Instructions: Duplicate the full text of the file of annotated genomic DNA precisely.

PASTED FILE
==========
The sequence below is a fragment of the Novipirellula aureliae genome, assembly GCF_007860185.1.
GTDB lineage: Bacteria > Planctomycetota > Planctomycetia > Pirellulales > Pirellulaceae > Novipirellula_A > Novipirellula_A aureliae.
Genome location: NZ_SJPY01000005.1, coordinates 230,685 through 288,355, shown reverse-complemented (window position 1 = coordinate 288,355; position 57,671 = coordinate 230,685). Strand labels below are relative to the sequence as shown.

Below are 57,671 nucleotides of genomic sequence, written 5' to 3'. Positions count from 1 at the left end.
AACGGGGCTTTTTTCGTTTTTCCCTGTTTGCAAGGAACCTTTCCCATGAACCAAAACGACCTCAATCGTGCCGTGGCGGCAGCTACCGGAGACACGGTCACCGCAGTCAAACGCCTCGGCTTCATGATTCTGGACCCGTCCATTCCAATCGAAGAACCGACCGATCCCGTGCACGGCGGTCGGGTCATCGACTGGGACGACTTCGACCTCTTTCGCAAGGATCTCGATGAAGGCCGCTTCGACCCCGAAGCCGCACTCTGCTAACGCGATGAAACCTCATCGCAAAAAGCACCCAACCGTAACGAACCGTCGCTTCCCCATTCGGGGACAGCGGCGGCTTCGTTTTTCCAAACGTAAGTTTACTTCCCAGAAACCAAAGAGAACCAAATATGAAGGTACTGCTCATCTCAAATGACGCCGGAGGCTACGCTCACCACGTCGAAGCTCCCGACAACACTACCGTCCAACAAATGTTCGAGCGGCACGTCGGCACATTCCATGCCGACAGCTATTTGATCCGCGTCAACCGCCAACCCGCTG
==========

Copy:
The sequence below is a fragment of the Novipirellula aureliae genome, assembly GCF_007860185.1.
GTDB lineage: Bacteria > Planctomycetota > Planctomycetia > Pirellulales > Pirellulaceae > Novipirellula_A > Novipirellula_A aureliae.
Genome location: NZ_SJPY01000005.1, coordinates 230,685 through 288,355, shown reverse-complemented (window position 1 = coordinate 288,355; position 57,671 = coordinate 230,685). Strand labels below are relative to the sequence as shown.

Below are 57,671 nucleotides of genomic sequence, written 5' to 3'. Positions count from 1 at the left end.
AACGGGGCTTTTTTCGTTTTTCCCTGTTTGCAAGGAACCTTTCCCATGAACCAAAACGACCTCAATCGTGCCGTGGCGGCAGCTACCGGAGACACGGTCACCGCAGTCAAACGCCTCGGCTTCATGATTCTGGACCCGTCCATTCCAATCGAAGAACCGACCGATCCCGTGCACGGCGGTCGGGTCATCGACTGGGACGACTTCGACCTCTTTCGCAAGGATCTCGATGAAGGCCGCTTCGACCCCGAAGCCGCACTCTGCTAACGCGATGAAACCTCATCGCAAAAAGCACCCAACCGTAACGAACCGTCGCTTCCCCATTCGGGGACAGCGGCGGCTTCGTTTTTCCAAACGTAAGTTTACTTCCCAGAAACCAAAGAGAACCAAATATGAAGGTACTGCTCATCTCAAATGACGCCGGAGGCTACGCTCACCACGTCGAAGCTCCCGACAACACTACCGTCCAACAAATGTTCGAGCGGCACGTCGGCACATTCCATGCCGACAGCTATTTGATCCGCGTCAACCGCCAACCCGCTG